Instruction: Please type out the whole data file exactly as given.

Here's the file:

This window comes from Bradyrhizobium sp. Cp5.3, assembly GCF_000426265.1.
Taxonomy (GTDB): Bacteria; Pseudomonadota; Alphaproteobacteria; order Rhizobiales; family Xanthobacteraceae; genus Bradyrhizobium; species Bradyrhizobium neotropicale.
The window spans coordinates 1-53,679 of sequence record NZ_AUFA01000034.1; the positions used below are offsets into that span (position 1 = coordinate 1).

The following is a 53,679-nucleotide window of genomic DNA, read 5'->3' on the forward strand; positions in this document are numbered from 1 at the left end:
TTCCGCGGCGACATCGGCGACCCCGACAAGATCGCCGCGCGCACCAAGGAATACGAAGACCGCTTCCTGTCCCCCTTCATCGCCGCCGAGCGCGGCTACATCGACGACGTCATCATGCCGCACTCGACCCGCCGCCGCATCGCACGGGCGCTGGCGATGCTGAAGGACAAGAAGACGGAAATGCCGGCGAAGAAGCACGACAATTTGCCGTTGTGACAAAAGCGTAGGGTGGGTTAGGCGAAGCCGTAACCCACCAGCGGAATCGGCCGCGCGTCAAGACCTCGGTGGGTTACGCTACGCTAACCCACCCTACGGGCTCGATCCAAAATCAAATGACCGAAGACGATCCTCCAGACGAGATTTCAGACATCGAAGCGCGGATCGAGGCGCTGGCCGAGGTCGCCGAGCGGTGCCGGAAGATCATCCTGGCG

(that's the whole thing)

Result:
This window comes from Bradyrhizobium sp. Cp5.3, assembly GCF_000426265.1.
Taxonomy (GTDB): Bacteria; Pseudomonadota; Alphaproteobacteria; order Rhizobiales; family Xanthobacteraceae; genus Bradyrhizobium; species Bradyrhizobium neotropicale.
The window spans coordinates 1-53,679 of sequence record NZ_AUFA01000034.1; the positions used below are offsets into that span (position 1 = coordinate 1).

The following is a 53,679-nucleotide window of genomic DNA, read 5'->3' on the forward strand; positions in this document are numbered from 1 at the left end:
TTCCGCGGCGACATCGGCGACCCCGACAAGATCGCCGCGCGCACCAAGGAATACGAAGACCGCTTCCTGTCCCCCTTCATCGCCGCCGAGCGCGGCTACATCGACGACGTCATCATGCCGCACTCGACCCGCCGCCGCATCGCACGGGCGCTGGCGATGCTGAAGGACAAGAAGACGGAAATGCCGGCGAAGAAGCACGACAATTTGCCGTTGTGACAAAAGCGTAGGGTGGGTTAGGCGAAGCCGTAACCCACCAGCGGAATCGGCCGCGCGTCAAGACCTCGGTGGGTTACGCTACGCTAACCCACCCTACGGGCTCGATCCAAAATCAAATGACCGAAGACGATCCTCCAGACGAGATTTCAGACATCGAAGCGCGGATCGAGGCGCTGGCCGAGGTCGCCGAGCGGTGCCGGAAGATCATCCTGGCG